City facing grim budget choices
Jeremy M. Lazarus | 3/11/2016, 11:13 a.m.
Parking at a Downtown meter could soon be more expensive. So could the annual city fee to register a vehicle and the cost of trash collection.
Those are some of the fee increases Richmond Mayor Dwight C. Jones is proposing in the $709 million spending plan for fiscal year 2017 that begins July 1.
He presented the plan last Friday to Richmond City Council. It would be up to the council to approve the fee increases as part of its work on the budget.
According to the mayor, the fee increases are needed to help the city cover the cost of services and pay city employees.
During his first seven years in office, Mayor Jones repeatedly has told city residents that he was “positioning the city for growth,” which he considered the best way to generate the revenue to allow increases in spending for public education, to replace or overhaul decaying school buildings and meet other pressing needs.
In a city still recovering from the Great Recession, where one in four residents and 40 percent of children live in poverty and where one-third of workers earn less than $25,000 a year, Mayor Jones’ mantra has been, “We cannot tax our way out, we cannot cut our way out.” Instead, he said, the city must encourage the creation and expansion of tax-generating businesses.
But now in his eighth and final year, the mayor is acknowledging that the growth strategies he has tried have yet to generate the substantial revenue returns the city needs — even with all the construction and population growth.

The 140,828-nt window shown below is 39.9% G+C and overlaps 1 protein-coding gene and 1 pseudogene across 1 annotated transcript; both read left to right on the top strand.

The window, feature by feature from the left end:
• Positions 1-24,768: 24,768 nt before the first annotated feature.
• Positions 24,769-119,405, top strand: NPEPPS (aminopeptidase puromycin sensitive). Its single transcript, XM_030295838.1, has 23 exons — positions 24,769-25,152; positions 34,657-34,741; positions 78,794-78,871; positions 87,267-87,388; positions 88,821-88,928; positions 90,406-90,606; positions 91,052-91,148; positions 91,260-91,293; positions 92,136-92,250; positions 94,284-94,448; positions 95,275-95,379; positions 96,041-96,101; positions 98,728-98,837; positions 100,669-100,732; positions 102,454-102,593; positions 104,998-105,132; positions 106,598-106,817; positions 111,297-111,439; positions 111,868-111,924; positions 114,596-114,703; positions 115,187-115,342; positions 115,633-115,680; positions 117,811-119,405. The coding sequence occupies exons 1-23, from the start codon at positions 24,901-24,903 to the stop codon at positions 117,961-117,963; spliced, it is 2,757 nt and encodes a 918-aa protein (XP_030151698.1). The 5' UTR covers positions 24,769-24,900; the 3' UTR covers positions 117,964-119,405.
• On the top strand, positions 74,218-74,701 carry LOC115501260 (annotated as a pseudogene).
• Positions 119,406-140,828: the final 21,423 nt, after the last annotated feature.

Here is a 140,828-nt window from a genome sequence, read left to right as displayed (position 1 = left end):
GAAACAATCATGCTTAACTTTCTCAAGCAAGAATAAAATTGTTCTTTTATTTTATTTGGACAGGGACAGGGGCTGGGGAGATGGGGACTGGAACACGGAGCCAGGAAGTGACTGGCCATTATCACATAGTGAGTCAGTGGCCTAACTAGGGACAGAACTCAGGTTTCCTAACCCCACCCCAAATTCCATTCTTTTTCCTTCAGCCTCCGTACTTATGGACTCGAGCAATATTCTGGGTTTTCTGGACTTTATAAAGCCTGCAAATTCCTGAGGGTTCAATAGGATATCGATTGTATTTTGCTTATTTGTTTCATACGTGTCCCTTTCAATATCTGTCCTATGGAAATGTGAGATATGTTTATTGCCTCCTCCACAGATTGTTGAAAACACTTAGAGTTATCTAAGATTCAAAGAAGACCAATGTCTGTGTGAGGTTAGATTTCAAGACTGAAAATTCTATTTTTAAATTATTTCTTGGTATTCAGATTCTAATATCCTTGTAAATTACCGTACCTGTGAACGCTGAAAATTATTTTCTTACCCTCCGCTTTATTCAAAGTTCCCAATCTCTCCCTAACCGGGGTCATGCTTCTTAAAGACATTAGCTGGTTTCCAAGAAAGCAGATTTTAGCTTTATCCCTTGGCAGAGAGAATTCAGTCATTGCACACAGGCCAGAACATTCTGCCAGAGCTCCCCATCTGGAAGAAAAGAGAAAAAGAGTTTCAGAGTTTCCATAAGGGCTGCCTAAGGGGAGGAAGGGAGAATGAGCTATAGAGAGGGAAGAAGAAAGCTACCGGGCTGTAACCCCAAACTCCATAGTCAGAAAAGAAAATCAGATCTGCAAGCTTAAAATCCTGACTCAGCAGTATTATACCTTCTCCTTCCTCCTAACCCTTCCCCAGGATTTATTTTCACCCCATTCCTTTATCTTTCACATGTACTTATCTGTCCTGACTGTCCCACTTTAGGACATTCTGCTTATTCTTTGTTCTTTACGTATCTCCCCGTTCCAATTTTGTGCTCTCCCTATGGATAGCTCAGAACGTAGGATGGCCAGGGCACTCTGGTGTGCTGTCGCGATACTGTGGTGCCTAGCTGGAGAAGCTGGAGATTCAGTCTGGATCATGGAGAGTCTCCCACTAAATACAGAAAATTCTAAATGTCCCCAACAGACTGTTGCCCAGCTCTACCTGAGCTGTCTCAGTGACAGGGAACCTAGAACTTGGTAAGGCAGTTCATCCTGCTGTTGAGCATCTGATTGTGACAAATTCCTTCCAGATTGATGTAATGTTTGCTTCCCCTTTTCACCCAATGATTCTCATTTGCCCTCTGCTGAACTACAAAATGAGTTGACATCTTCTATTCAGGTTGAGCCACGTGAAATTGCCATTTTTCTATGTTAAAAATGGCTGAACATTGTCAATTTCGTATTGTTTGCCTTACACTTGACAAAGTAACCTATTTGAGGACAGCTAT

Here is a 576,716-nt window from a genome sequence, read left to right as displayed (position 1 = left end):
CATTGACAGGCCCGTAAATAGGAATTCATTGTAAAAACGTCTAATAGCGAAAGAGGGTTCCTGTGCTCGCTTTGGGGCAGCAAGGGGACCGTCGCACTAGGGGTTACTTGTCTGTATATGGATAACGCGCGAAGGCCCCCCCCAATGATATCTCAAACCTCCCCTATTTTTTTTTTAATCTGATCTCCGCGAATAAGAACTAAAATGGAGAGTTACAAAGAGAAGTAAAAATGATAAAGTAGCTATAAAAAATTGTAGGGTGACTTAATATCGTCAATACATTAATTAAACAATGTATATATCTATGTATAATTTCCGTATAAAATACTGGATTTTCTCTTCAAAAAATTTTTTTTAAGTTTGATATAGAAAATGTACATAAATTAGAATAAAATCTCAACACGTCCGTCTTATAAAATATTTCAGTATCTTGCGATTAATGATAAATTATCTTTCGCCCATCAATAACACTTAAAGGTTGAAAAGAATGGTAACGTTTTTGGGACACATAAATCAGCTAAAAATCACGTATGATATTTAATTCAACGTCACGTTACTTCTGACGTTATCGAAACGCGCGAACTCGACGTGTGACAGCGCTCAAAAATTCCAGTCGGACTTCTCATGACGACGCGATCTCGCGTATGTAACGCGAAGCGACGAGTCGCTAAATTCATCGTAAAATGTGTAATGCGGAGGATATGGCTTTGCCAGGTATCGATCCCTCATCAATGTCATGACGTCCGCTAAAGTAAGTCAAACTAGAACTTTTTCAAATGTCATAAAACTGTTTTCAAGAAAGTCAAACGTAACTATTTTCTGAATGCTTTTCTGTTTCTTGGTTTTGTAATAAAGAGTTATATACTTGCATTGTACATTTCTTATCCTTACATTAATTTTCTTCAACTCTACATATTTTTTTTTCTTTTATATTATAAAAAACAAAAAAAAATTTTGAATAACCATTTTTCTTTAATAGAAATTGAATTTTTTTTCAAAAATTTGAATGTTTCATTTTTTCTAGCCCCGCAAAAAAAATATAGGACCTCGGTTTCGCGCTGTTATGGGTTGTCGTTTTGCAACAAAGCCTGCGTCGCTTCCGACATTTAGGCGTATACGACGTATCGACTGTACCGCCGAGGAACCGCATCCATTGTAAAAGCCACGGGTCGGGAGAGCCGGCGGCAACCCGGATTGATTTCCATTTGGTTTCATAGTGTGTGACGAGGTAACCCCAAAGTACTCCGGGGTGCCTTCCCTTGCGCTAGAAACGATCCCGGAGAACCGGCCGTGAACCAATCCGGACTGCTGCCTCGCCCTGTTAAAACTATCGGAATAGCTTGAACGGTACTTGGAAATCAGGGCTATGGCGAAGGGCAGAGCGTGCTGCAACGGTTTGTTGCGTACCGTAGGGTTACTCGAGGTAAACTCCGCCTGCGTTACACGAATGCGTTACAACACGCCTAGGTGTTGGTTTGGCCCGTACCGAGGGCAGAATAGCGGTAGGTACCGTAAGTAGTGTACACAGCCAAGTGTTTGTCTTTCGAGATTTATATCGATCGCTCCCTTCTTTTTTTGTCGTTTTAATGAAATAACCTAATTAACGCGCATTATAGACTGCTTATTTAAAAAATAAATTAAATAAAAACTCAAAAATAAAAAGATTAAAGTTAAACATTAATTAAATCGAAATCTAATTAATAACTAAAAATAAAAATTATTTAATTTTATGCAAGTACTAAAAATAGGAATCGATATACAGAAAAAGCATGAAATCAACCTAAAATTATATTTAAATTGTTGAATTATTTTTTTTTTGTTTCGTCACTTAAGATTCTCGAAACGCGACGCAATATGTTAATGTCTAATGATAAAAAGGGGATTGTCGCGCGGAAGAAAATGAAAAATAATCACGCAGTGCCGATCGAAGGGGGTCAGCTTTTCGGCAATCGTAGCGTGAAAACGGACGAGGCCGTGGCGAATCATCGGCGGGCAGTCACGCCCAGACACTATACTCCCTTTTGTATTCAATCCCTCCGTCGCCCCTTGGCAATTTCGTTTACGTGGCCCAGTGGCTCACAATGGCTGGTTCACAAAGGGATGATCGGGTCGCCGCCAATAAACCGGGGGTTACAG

In the budget message he delivered to City Council, he focused on strategies to close a potential $9 million gap between spending and revenue, ruling out any increases in spending for public education or wage increases for most city workers.
He called it a continuation of the problem he has faced since taking office — the need “to write budgets with limited local revenue, declining state dollars and rising needs. Our dollars are limited, and any new ones must come from somewhere.”
Instead of tax increases, he urged council to cut city spending and impose modest increases in a few fees. That, he said, would generate the revenue needed to support the proposed budget — an $80 million increase from the first budget he presented after taking office in 2009, at a time when the recession caused shrinking revenue.
The proposed 2017 budget represents a $20 million increase from the current year’s $689 million general fund spending plan, or 2.9 percent.
According to the budget plan, the city expects to generate about $11 million in new tax revenue in 2017. To get to $20 million, the mayor called for increasing the fee for refuse collection and recycling from $17.50 a month to $20 a month. The cost of metered parking would rise from 75 cents an hour to $1.25 an hour. The fee on jail inmates would increase from $1 a day to $2 a day. And the annual vehicle registration fee for cars would rise from $23 a year to $40.75 a year, with a similar hike imposed on pickups and larger trucks.